(a) Established by written directive and uniformly applied,
(b) Directly related to the actual requirements of the position, and
(c) Consistent with OPM instructions published in FPM chapter 339.
Footnote # 3 for 56 FLRA No. 133
A bargaining obligation dispute arises when the parties disagree on whether there is a duty to bargain over an otherwise negotiable proposal in light of the specific circumstances in that case. A negotiability dispute arises where the parties disagree on the legality of a proposal or provision. See section 2424.2 of the Authority's Regulations.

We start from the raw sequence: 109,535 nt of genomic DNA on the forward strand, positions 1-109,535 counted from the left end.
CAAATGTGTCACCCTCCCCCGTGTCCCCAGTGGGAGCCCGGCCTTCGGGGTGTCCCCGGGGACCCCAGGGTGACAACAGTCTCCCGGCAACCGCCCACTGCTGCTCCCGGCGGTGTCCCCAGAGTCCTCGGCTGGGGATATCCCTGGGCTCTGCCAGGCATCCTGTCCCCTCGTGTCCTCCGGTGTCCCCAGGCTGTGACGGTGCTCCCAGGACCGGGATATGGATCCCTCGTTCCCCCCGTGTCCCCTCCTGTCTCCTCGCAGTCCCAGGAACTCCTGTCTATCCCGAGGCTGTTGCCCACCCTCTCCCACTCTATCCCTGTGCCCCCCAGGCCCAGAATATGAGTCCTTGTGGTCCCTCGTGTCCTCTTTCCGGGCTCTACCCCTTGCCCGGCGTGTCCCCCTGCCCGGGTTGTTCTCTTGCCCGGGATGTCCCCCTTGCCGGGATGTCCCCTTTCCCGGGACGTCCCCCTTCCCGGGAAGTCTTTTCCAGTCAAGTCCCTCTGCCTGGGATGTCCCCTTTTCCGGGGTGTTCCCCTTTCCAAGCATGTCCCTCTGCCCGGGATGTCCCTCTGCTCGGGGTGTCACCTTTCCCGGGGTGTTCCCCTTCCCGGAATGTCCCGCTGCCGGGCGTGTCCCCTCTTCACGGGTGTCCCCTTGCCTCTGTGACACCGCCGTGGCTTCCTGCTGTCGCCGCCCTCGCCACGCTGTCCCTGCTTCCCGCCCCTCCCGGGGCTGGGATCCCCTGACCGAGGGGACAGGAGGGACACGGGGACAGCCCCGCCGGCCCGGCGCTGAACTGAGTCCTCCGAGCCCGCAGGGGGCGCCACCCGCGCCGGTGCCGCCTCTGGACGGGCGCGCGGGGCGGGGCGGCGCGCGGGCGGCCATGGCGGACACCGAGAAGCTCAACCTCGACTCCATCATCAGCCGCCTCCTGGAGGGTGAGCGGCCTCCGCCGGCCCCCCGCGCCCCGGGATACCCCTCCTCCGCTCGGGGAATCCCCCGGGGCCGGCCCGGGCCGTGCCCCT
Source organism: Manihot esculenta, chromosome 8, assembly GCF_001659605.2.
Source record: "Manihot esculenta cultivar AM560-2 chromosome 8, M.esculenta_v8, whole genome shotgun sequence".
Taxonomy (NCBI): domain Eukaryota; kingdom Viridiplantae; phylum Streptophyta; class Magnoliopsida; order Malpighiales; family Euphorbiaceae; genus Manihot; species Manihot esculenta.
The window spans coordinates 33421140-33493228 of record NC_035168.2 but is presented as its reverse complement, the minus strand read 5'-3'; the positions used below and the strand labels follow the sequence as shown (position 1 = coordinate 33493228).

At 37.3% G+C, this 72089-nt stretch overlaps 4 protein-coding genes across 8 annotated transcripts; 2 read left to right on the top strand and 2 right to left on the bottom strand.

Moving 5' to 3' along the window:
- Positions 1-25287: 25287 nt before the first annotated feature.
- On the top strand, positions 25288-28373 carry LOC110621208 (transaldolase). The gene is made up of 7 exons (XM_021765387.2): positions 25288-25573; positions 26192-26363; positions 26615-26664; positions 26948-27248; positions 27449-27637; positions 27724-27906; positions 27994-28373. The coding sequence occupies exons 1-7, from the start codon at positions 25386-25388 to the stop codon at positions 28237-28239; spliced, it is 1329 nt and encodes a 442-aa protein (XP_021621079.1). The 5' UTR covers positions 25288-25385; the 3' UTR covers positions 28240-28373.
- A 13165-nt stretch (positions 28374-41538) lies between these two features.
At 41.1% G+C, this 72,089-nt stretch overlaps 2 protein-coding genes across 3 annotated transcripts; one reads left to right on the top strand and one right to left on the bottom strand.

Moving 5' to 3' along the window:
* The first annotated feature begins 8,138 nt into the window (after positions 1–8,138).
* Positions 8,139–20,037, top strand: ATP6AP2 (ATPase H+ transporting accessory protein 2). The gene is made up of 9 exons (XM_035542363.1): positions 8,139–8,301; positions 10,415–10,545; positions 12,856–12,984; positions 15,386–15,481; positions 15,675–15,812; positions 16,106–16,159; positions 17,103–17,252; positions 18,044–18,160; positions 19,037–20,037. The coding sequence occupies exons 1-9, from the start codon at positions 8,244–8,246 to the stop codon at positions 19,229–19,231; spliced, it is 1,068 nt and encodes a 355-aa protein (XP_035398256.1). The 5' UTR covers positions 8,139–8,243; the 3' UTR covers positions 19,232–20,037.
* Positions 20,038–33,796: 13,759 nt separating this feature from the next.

Footnote # 4 for 56 FLRA No. 133
In our view, resolution of some of the outstanding factual issues, such as whether the Agency has satisfied § 339.202 by having the requisite 50 percent or more of ATC positions, is best addressed in the grievance forum. Therefore, there is no need to hold a hearing in this proceeding, as the Union requested.